“We Need India’s Help In Afghanistan”

(op-ed with Marshall M. Bouton), Forbes.com.  November 24, 2009.

What Obama should keep in mind during Manmohan Singh’s visit.

In the prolonged American debate over Afghanistan, the country best positioned to increase civilian assistance has not been mentioned: India. When it comes to Afghanistan, India and the United States have convergent interests as well as complementary capabilities. Formalizing our work together would deepen India’s stake in a durable regional solution, and its strong civilian-side capabilities would enhance the developmental effort for the long term. As President Obama ponders our direction in Afghanistan, he should use Indian Prime Minister Manmohan Singh’s visit to Washington this week to engage India as a central player in the tough, uphill battle to secure South Asia.

Delhi and Washington view the challenge of stabilizing Afghanistan the same way. Both consider the Afghan insurgency and terrorism it spawns their most pressing national security challenge, and neither wants to see a Taliban-led government return. Both understand that failure will bring even greater dangers to their own doorsteps. Indeed, the growing instability in Afghanistan and Pakistan is a front-line concern for New Delhi, which does not want to see Mumbai, or any other city, again in flames.

In addition to their military efforts to secure Afghanistan, the United States and NATO have struggled to ramp up economic assistance–the “build” part of counterinsurgency. Unfamiliar cultures and languages and harsh conditions have constrained Western capacity on the ground. As a practical matter, American NGOs have not been able to function outside major population centers in Afghanistan for two decades. Outsourcing to Beltway contractors is not cost-effective, and NATO has been unwilling or unable to help fill the gap.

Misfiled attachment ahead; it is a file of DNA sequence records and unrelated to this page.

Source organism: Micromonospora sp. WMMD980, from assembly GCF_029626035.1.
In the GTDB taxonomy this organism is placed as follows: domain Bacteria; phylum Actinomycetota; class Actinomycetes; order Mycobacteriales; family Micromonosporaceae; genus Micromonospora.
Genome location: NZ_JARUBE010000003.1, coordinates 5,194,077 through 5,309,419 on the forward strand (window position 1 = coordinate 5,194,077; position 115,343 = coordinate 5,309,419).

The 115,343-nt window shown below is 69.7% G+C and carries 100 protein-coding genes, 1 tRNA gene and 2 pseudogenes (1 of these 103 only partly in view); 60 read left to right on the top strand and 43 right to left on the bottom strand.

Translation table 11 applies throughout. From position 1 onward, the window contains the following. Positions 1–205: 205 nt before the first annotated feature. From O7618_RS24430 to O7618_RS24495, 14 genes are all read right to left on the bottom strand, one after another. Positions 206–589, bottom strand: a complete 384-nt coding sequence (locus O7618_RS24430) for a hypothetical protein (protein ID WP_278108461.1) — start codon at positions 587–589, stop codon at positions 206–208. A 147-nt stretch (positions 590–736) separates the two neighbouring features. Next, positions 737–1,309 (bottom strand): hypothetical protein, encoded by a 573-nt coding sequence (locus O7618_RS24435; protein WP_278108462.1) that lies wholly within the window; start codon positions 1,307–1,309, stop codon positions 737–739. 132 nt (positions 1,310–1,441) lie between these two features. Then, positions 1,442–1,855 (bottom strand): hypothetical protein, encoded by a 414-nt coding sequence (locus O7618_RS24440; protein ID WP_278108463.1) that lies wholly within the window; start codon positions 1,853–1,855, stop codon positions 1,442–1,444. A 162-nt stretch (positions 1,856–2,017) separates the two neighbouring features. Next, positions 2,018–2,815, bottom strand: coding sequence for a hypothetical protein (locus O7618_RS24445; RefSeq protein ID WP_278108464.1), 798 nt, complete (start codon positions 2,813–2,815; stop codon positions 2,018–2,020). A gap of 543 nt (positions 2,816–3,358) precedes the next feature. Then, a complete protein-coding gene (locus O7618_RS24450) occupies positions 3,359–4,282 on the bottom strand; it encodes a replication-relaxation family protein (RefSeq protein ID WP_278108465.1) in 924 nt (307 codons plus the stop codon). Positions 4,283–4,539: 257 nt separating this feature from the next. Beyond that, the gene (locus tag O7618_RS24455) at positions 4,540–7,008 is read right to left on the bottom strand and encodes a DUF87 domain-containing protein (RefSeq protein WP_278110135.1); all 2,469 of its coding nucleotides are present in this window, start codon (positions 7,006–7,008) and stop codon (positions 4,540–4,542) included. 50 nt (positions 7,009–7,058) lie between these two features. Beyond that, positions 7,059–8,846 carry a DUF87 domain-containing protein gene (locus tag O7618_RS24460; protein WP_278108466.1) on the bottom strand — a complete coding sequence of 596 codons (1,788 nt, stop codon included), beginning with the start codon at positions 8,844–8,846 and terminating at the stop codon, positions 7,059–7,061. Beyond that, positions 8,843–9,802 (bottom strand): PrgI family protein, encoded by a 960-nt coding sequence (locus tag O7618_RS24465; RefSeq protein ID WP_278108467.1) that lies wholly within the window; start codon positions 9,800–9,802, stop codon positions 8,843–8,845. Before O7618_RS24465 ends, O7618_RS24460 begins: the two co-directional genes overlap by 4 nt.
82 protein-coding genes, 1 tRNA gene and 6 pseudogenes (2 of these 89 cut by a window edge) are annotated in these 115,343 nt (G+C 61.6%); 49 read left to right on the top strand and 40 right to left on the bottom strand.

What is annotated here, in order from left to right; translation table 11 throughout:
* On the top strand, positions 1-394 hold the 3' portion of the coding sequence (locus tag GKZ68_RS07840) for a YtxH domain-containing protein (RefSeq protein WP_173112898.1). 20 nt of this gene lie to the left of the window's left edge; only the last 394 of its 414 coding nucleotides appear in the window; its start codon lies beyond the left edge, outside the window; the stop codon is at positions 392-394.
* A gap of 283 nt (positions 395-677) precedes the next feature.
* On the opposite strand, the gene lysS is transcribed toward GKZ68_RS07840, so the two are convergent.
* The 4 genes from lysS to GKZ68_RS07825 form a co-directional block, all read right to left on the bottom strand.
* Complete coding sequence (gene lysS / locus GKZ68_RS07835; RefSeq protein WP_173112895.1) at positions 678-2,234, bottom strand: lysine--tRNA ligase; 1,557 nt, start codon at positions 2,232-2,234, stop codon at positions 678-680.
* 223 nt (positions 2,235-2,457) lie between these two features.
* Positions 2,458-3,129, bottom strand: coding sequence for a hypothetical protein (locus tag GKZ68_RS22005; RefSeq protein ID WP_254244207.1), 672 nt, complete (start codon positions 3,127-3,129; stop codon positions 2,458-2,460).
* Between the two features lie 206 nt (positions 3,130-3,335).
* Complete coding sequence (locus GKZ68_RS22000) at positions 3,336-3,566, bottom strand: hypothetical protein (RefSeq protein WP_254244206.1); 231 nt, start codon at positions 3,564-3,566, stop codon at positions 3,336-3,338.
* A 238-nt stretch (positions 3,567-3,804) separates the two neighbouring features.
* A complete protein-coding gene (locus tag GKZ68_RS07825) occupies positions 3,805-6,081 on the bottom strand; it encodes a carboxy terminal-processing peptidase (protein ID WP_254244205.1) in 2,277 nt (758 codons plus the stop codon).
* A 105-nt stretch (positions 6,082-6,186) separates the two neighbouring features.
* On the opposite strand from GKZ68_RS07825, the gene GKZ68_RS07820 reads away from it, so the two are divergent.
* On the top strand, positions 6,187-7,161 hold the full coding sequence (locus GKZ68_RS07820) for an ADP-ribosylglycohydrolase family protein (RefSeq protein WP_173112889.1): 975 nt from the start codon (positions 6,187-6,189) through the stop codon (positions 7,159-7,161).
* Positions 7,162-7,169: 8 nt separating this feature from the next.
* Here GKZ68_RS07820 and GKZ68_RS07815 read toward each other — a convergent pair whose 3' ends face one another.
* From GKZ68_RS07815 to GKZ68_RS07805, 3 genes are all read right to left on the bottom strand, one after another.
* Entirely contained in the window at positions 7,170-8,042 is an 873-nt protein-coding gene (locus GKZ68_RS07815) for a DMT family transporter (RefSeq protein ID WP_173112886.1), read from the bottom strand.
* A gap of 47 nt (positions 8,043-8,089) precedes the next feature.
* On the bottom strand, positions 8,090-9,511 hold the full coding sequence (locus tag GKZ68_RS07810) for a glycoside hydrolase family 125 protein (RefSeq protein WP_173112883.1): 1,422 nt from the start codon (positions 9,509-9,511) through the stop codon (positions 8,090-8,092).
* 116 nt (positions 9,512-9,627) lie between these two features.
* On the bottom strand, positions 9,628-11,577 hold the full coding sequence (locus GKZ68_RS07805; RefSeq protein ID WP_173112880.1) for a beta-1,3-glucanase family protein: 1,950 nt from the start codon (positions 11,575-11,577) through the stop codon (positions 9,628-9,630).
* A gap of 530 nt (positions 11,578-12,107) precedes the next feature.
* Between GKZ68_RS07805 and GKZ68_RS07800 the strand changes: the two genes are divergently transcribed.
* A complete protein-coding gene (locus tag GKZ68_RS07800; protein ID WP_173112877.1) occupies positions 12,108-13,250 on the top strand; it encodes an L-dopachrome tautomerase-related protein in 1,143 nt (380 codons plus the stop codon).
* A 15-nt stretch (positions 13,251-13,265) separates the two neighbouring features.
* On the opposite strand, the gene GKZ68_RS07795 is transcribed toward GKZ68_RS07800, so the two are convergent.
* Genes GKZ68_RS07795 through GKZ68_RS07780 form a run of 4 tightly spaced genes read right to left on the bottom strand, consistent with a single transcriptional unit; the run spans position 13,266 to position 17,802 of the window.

But India has demonstrated unique and effective capabilities that will make a big difference in Afghanistan. With its historic ties and cultural affinity to the country, India has already provided impressive civilian assistance. It is the fifth-largest bilateral donor to Afghanistan. India’s $1.2 billion contribution to date has supported projects in power, medicine, agriculture and education. Afghanistan’s new parliament meets in a building constructed by India. Indian engineers built a port-access road in violent southern Afghanistan, and India has trained Afghan civil servants, demonstrating an Indian comparative advantage on the ground.

Deeper cooperation in Afghanistan would invest India with a broader stake in the effort to stabilize South Asia. In the process, India will take on a more committed leadership role in Afghanistan’s future and emerge a more willing supporter of regional efforts to ensure a peaceful outcome. Engaging India in a more regular, formal and wide-ranging dialogue on the challenges in Afghanistan–wholly different from the ad-hoc and inconsistent consultation at present–would transform the way we work together, propelling the U.S.-India relationship to a new level of trust. The proposal to create a larger contact group of neighboring countries, including India, was contained in the Riedel report approved by the Obama administration earlier this year–but has not been implemented. At present, Delhi is standing warily aside, concerned that it will be asked to act unilaterally in ways that conflict with its own interest.